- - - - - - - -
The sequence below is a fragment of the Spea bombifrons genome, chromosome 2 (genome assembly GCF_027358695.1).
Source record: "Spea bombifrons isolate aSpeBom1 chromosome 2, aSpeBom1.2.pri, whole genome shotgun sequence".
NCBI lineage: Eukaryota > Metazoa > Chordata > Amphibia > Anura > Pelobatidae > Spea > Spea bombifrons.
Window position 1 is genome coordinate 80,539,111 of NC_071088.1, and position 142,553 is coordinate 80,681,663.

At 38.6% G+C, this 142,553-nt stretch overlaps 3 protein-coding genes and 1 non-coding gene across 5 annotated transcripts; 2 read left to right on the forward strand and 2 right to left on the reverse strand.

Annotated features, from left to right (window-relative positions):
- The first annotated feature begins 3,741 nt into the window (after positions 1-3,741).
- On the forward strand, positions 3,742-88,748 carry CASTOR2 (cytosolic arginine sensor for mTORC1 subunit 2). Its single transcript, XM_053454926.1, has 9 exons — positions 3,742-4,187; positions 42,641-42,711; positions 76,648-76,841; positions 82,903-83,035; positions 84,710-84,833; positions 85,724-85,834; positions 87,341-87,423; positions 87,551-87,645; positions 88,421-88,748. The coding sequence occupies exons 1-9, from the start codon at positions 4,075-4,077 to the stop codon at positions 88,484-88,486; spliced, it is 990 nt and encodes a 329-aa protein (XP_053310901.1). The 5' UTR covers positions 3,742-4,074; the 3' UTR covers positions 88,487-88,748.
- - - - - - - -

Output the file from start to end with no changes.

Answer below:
The sequence below is a fragment of the Spea bombifrons genome, chromosome 2 (genome assembly GCF_027358695.1).
Source record: "Spea bombifrons isolate aSpeBom1 chromosome 2, aSpeBom1.2.pri, whole genome shotgun sequence".
NCBI lineage: Eukaryota > Metazoa > Chordata > Amphibia > Anura > Pelobatidae > Spea > Spea bombifrons.
Window position 1 is genome coordinate 80,539,111 of NC_071088.1, and position 142,553 is coordinate 80,681,663.

At 38.6% G+C, this 142,553-nt stretch overlaps 3 protein-coding genes and 1 non-coding gene across 5 annotated transcripts; 2 read left to right on the forward strand and 2 right to left on the reverse strand.

Annotated features, from left to right (window-relative positions):
- The first annotated feature begins 3,741 nt into the window (after positions 1-3,741).
- On the forward strand, positions 3,742-88,748 carry CASTOR2 (cytosolic arginine sensor for mTORC1 subunit 2). Its single transcript, XM_053454926.1, has 9 exons — positions 3,742-4,187; positions 42,641-42,711; positions 76,648-76,841; positions 82,903-83,035; positions 84,710-84,833; positions 85,724-85,834; positions 87,341-87,423; positions 87,551-87,645; positions 88,421-88,748. The coding sequence occupies exons 1-9, from the start codon at positions 4,075-4,077 to the stop codon at positions 88,484-88,486; spliced, it is 990 nt and encodes a 329-aa protein (XP_053310901.1). The 5' UTR covers positions 3,742-4,074; the 3' UTR covers positions 88,487-88,748.